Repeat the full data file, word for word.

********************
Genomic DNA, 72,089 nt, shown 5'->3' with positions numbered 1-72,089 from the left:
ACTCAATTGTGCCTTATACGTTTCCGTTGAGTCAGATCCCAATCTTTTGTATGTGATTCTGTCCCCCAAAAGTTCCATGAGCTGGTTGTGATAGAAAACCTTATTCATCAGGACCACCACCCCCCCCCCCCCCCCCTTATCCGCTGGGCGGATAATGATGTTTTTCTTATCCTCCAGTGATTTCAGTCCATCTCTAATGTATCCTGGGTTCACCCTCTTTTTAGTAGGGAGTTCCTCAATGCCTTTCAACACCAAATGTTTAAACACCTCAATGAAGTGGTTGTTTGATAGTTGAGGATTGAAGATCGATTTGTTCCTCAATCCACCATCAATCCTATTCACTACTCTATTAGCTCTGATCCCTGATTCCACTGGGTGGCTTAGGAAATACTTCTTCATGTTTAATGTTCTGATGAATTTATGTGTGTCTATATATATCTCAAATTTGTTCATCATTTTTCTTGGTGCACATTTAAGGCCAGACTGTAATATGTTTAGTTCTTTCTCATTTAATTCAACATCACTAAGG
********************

Genomic DNA, 72,089 nt, shown 5'->3' with positions numbered 1-72,089 from the left:
ACTCAATTGTGCCTTATACGTTTCCGTTGAGTCAGATCCCAATCTTTTGTATGTGATTCTGTCCCCCAAAAGTTCCATGAGCTGGTTGTGATAGAAAACCTTATTCATCAGGACCACCACCCCCCCCCCCCCCCCCTTATCCGCTGGGCGGATAATGATGTTTTTCTTATCCTCCAGTGATTTCAGTCCATCTCTAATGTATCCTGGGTTCACCCTCTTTTTAGTAGGGAGTTCCTCAATGCCTTTCAACACCAAATGTTTAAACACCTCAATGAAGTGGTTGTTTGATAGTTGAGGATTGAAGATCGATTTGTTCCTCAATCCACCATCAATCCTATTCACTACTCTATTAGCTCTGATCCCTGATTCCACTGGGTGGCTTAGGAAATACTTCTTCATGTTTAATGTTCTGATGAATTTATGTGTGTCTATATATATCTCAAATTTGTTCATCATTTTTCTTGGTGCACATTTAAGGCCAGACTGTAATATGTTTAGTTCTTTCTCATTTAATTCAACATCACTAAGG